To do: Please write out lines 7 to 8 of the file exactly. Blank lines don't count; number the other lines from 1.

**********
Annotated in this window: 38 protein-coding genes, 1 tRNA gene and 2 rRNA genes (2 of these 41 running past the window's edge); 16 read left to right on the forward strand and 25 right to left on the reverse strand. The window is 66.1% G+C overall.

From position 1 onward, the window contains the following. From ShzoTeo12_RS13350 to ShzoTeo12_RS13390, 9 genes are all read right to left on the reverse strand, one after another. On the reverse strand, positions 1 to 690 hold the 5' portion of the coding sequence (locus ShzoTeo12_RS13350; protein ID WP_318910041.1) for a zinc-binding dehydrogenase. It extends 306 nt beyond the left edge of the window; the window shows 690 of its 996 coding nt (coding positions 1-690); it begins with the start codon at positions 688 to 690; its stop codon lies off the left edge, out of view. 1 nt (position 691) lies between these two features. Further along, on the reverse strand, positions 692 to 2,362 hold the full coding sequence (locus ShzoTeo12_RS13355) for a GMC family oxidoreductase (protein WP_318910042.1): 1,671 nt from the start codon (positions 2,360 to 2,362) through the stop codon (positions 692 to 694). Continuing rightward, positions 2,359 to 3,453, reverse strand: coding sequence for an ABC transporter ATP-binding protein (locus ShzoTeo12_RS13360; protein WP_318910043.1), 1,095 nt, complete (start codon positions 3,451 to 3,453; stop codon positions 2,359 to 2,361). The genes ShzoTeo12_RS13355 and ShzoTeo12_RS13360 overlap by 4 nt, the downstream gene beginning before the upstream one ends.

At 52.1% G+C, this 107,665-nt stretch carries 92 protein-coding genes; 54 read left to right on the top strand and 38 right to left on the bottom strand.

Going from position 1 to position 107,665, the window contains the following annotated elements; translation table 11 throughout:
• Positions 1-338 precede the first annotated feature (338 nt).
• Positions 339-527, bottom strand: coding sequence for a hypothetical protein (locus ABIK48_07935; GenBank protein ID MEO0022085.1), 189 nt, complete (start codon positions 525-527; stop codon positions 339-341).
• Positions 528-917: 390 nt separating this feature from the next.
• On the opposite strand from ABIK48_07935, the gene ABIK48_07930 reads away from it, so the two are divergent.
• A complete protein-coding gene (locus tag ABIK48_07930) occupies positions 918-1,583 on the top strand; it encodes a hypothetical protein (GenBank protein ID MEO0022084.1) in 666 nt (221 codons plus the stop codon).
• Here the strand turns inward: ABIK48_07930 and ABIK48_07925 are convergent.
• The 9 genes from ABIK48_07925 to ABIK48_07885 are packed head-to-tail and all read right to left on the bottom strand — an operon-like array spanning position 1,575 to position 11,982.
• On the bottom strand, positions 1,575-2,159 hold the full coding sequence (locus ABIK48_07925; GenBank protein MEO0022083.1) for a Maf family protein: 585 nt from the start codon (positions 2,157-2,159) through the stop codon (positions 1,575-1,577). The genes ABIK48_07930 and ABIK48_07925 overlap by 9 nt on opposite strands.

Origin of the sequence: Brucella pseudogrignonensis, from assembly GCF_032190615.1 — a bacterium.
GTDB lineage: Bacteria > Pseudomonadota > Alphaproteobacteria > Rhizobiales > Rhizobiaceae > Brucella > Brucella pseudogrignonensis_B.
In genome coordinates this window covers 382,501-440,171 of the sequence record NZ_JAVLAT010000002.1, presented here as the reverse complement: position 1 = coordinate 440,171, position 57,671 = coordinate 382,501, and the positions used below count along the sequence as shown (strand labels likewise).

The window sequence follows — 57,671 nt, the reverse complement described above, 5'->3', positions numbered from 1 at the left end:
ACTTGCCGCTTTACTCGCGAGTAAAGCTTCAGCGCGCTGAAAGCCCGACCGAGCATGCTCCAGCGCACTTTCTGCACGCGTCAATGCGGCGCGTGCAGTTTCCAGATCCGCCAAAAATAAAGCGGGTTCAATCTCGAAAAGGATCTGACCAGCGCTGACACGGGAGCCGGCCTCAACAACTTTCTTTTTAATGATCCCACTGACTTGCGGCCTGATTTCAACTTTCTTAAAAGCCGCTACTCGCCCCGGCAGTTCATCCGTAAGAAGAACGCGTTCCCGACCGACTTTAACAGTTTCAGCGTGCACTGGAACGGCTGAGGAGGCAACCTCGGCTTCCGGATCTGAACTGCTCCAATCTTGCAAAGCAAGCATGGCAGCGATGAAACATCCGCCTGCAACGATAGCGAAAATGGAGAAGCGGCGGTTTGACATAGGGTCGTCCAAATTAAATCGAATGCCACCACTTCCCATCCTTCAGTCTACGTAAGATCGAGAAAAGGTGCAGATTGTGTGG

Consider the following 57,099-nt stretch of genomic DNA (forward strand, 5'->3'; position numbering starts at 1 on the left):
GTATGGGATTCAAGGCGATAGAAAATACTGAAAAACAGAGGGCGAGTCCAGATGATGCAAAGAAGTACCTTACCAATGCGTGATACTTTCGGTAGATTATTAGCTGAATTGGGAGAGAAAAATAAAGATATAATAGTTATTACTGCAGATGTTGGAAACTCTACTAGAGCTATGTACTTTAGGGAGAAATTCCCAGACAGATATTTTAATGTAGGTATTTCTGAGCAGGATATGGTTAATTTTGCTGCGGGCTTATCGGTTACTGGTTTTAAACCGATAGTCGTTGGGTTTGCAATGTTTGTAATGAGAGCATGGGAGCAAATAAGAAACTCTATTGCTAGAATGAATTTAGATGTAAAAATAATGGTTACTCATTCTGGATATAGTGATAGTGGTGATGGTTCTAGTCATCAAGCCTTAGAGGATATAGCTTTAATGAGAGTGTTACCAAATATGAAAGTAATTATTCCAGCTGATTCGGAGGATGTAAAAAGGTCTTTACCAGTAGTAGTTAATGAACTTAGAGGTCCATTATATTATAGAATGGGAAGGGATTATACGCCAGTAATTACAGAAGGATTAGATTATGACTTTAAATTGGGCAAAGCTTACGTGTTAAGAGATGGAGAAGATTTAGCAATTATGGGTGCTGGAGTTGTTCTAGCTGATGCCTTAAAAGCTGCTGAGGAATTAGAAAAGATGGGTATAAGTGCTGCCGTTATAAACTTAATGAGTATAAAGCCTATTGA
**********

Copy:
• Positions 528-917: 390 nt separating this feature from the next.
• On the opposite strand from ABIK48_07935, the gene ABIK48_07930 reads away from it, so the two are divergent.